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Achieving a Stable Time Response in Polymeric Radiation Sensors under Charge Injection by X-rays

Intaniwet, A, Mills, CA, Sellin, PJ, Shkunov, M and Keddie, JL (2010) Achieving a Stable Time Response in Polymeric Radiation Sensors under Charge Injection by X-rays ACS APPL MATER INTER, 2 (6). 1692 - 1699. ISSN 1944-8244

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Abstract

Existing inorganic materials for radiation sensors suffer from several drawbacks, including their inability to cover large curved areas, lack of tissue equivalence toxicity, and mechanical inflexibility. As an alternative to inorganics, poly(triarylamine) (PTAA) diodes have been evaluated for their suitability for detecting radiation via the direct creation of X-ray induced photocurrents. A single layer of PTAA is deposited on indium tin oxide (ITO) substrates, with top electrodes selected from Al, Au, Ni, and Pd. The choice of metal electrode has a pronounced effect on the performance of the device; there is a direct correlation between the diode rectification factor and the metal-PTAA barrier height. A diode with an Al contact shows the highest quality of rectifying junction, and it produces a high X-ray photocurrent (several nA) that is stable during continuous exposure to 50 kV Mo K alpha X-radiation over long time scales, combined with a high signal-to-noise ratio with fast response times of less than 0.25 s. Diodes with a low band gap, 'Ohmic' contact, such as ITO/PTAA/Au, show a slow transient response. This result can be explained by the build-up of space charge at the metal-PTAA interface, caused by a high level of charge injection due to X-ray-induced carriers. These data provide new insights into the optimum selection of metals for Schottky contacts on organic materials, with wider applications in light sensors and photovoltaic devices.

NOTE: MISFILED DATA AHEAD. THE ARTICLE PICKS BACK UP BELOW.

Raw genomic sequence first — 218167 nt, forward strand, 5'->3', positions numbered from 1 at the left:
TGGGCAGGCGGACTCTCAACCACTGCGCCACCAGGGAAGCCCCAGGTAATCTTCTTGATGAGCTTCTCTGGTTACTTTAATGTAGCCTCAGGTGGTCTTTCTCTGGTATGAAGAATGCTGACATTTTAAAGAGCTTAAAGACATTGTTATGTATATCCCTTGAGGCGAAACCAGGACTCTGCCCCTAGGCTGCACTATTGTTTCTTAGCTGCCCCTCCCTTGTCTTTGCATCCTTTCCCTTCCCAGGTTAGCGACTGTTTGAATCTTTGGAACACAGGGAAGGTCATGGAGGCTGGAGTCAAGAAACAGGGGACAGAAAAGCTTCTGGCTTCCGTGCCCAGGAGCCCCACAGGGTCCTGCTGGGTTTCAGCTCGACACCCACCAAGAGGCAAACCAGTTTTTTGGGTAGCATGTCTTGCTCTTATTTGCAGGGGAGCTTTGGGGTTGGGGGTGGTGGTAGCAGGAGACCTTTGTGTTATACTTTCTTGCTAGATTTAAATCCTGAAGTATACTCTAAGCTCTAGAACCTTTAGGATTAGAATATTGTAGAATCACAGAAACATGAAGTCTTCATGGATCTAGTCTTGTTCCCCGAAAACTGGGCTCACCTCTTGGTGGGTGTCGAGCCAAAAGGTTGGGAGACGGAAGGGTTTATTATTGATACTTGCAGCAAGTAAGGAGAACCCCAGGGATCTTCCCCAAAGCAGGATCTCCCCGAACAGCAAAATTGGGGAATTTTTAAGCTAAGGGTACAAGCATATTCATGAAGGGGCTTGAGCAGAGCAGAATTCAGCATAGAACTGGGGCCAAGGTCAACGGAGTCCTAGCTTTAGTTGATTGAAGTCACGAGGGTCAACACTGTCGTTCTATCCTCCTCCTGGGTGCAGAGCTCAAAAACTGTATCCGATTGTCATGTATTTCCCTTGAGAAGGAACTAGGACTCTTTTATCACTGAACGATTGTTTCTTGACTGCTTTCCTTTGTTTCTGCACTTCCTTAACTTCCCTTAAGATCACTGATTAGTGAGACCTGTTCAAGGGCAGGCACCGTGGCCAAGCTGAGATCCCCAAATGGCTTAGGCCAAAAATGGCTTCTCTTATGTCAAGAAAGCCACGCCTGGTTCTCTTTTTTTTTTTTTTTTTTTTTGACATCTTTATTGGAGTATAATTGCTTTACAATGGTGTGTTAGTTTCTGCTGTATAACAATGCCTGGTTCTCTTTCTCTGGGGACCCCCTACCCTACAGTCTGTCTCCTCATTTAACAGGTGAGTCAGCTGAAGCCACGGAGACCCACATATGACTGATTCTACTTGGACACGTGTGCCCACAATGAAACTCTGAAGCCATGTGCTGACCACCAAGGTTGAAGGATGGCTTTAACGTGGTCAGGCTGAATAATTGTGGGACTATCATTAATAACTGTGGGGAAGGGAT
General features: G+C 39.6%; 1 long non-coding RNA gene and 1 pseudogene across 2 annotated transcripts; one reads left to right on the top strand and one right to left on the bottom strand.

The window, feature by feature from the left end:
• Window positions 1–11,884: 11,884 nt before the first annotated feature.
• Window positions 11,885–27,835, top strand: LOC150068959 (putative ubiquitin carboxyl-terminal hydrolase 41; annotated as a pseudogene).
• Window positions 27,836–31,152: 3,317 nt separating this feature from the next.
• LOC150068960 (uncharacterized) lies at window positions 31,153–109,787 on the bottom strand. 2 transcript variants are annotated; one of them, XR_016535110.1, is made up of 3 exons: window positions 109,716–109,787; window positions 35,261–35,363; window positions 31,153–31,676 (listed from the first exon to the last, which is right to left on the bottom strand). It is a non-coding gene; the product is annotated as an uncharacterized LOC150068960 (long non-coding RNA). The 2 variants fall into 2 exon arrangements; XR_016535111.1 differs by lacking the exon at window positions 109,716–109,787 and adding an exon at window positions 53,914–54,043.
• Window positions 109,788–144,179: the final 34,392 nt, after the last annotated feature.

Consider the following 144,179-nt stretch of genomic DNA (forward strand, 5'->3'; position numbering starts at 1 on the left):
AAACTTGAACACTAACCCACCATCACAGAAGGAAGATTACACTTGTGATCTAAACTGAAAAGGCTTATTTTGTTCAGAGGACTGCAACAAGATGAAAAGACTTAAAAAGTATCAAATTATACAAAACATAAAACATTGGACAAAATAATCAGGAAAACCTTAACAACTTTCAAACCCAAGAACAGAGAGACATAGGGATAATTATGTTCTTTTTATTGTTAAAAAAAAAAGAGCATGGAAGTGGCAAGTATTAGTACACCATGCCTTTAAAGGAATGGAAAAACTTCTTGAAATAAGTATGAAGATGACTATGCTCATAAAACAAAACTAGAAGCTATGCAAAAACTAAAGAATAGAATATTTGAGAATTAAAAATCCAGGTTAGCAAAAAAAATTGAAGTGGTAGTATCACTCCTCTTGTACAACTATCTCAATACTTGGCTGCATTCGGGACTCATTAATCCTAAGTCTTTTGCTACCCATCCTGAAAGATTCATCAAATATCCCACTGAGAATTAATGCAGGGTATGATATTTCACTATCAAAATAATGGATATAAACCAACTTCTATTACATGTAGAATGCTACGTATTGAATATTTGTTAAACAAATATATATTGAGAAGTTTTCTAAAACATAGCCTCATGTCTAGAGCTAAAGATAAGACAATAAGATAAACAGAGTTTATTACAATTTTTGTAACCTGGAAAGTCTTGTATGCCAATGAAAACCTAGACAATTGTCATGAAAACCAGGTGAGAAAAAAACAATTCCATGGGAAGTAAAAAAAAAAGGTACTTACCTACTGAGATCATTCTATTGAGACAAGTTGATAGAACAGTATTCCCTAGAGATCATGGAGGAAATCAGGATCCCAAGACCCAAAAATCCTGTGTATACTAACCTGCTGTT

Item Type: Article
Uncontrolled Keywords: sensor, conjugated polymer, organic electronics, charge transport, rectification, poly(triarylamine) (PTAA), ORGANIC SEMICONDUCTORS, TRIARYLAMINES, DEVICES
Divisions: Faculty of Engineering and Physical Sciences > Physics
Depositing User: Symplectic Elements
Date Deposited: 03 Jun 2011 12:25
Last Modified: 23 Sep 2013 18:41
URI: http://epubs.surrey.ac.uk/id/eprint/2962

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